Betty goes into the bedroom to fetch some dry ice from the insulated container, so as to chill the beer she is about to serve. Through the bedroom door, I spot my Pa lying in a different position than before. How has he managed to move away from the foot of the bed? Has he crawled there on his own? Or else, has the thug kicked him off to the side?
There is no time to find out. “Here we go,” Betty whispers, on her way out. “Now, play dead.”
She plops a small bucket with two beer bottles in my lap and wheels me out towards the couch, till the thug comes into vision. I let my eyes fall shut in his presence—but not before catching sight of a steely shine sliding across his weapon. I know what this is: a Makarov pistol.
My boyfriend, Michael, told me not so long ago that this Russian semi-automatic piece became the Soviet Union's standard military and police side arm back in the fifties, and that it is still in use to this day.
I don’t want the thug to notice the glint in my eyes, nor do I want him to read my fear. So I keep my eyes closed, even though I’m dying to see his face. From this moment on, I must rely on my hearing alone, the way I did back in the hospital.
Betty must have handed him the bottle before retreating to stand behind the wheelchair. The way she uses me as a human shield is quite alarming.
The thug must be pointing at me. “The girl,” he says, “she gives me the creeps.”
“Yep, I know.” By the sound of it, her lips are trembling. “Wish I didn’t have to keep an eye on her all the time. Such a bummer.”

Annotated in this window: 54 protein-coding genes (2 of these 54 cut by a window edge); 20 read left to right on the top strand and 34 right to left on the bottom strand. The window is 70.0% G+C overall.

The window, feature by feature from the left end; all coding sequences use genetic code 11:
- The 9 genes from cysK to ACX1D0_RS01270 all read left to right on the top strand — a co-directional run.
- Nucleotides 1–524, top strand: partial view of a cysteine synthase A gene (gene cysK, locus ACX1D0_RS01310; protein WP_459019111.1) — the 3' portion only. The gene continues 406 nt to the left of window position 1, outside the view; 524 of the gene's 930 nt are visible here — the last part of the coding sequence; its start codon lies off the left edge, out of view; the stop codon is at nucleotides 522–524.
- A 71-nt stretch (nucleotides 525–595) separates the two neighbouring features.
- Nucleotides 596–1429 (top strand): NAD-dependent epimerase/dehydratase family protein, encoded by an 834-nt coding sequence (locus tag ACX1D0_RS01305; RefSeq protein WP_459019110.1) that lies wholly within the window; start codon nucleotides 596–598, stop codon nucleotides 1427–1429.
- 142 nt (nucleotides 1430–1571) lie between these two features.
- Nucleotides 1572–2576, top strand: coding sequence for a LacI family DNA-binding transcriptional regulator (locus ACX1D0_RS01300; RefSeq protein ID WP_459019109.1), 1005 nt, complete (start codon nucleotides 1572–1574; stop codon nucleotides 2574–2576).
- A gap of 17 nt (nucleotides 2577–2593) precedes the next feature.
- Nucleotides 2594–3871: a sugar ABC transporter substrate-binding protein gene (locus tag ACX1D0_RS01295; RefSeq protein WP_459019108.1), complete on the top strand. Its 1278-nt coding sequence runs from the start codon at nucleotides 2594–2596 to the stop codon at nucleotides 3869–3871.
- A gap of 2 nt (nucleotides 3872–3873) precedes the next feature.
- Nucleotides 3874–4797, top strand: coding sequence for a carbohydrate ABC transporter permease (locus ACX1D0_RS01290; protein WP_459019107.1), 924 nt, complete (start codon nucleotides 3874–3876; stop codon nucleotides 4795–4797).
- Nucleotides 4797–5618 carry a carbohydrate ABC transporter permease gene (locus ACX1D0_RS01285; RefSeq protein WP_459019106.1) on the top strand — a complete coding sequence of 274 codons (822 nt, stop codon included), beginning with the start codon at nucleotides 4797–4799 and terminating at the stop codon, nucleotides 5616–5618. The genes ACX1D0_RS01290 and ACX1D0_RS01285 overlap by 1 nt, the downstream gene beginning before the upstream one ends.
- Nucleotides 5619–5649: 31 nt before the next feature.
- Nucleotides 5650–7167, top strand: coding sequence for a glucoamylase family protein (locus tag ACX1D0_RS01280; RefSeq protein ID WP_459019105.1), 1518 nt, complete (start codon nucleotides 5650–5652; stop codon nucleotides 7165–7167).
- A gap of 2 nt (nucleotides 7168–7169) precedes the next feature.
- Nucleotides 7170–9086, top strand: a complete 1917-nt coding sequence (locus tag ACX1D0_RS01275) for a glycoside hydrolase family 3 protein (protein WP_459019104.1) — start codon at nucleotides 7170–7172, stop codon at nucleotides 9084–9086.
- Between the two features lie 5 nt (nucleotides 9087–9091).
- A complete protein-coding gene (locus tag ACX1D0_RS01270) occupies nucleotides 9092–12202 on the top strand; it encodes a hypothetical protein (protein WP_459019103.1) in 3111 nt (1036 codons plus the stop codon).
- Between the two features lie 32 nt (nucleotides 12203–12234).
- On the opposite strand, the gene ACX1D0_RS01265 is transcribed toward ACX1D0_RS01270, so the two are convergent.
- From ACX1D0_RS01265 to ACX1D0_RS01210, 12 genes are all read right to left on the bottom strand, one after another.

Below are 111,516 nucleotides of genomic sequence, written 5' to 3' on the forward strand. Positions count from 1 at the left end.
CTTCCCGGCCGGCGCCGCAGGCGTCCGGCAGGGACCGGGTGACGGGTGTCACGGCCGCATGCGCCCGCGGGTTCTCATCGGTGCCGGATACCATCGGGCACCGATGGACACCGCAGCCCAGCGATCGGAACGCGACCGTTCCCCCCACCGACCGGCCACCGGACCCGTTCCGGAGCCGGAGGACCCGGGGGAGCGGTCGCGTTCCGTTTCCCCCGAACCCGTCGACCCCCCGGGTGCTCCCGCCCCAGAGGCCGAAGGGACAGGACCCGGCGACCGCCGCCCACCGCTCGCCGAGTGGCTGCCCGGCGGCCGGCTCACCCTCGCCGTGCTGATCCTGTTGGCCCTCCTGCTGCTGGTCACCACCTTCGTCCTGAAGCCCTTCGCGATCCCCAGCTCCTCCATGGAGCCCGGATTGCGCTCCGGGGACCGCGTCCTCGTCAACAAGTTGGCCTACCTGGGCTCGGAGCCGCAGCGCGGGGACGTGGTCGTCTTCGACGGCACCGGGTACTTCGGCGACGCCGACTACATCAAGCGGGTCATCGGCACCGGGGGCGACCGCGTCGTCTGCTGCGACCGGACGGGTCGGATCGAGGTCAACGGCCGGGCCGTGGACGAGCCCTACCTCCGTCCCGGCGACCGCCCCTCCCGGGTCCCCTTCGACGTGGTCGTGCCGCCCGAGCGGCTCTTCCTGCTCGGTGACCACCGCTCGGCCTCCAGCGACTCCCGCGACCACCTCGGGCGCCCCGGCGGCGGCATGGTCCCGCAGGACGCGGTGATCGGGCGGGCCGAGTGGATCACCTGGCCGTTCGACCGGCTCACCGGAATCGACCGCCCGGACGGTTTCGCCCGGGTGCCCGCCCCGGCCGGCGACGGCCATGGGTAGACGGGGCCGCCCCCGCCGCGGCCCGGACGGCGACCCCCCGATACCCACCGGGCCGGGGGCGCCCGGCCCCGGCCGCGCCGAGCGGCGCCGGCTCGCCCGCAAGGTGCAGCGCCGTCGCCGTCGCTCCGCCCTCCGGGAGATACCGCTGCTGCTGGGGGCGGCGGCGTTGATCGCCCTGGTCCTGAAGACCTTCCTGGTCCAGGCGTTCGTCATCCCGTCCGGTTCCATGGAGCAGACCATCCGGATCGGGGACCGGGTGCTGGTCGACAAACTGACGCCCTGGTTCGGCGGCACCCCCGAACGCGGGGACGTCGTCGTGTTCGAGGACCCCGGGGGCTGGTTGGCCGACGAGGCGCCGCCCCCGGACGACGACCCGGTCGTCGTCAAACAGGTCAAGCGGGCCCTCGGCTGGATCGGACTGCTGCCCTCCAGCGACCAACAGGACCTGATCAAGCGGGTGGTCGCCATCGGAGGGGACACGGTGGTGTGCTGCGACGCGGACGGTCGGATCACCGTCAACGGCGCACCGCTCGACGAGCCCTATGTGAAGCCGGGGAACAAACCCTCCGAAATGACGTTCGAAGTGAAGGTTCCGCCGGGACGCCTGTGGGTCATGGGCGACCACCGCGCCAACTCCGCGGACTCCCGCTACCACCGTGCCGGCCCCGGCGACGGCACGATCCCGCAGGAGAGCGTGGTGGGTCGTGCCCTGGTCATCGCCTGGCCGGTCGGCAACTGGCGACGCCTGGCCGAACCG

“I vill take care of it.”
The wheels rattle and sway under me, as he swings the wheelchair around, turning me to the wall.
She says, “Don’t do that.”
Which angers him. “Vlad bosses me around all day long, but I do not have to take it from you.”
Betty tries to placate him. “Sorry.”
“I vill do vat I vant.” He stamps his foot on the floor. “Got it?”
She says nothing.
To bring the point home, the thug picks me up from my seat, which knocks the air out of my lungs. Feeling like a fledgling I flail about, unable to find my feet, until he throws me into the corner of the room, where I collapse in a heap.
“Now you, honey, come sit next to me,” he tells her, while guzzling down his beer. “Vant some?”
“Sure,” she says, in a terrified voice. “But first, put your pistol aside. I don’t feel safe next to it.”
He slams the thing on the coffee table. “How’s that?”
“Not good enough,” she says. “Put it over there.”
“Away from us.”
He chuckles, as if delighted by hatching up some new idea. “I know! I vill put it on the girl. On her hand, see? Looks just like a hook!”
The thug props my back up against the wall and arranges my limbs, as if I were a clunky doll. Then he lets his piece dangle from my index finger.
Betty says nothing. Her jaw must be gaping open. Mine sure does. This is so unexpected. With his weapon weighing me down, I have suddenly acquired power.
Not that I know how to use it, exactly.
★ Love Suspense? Prepare to be thrilled ★
(Volume I of Ash Suspense Thrillers with a Dash of Romance)
Paperback ★ Hardcover
Ash finds herself in the ER diagnosed with coma. She has no memory of what has happened to her, but what she can do--despite what everyone around her might think--is listen to the conversations of her visitors. Will she survive the power outage in the hospital and then, being kidnapped out of it?
"It's that flirting with reality that makes this story such a compulsive read. Plot twists and suspenseful storytelling make this a book that you will have trouble putting down."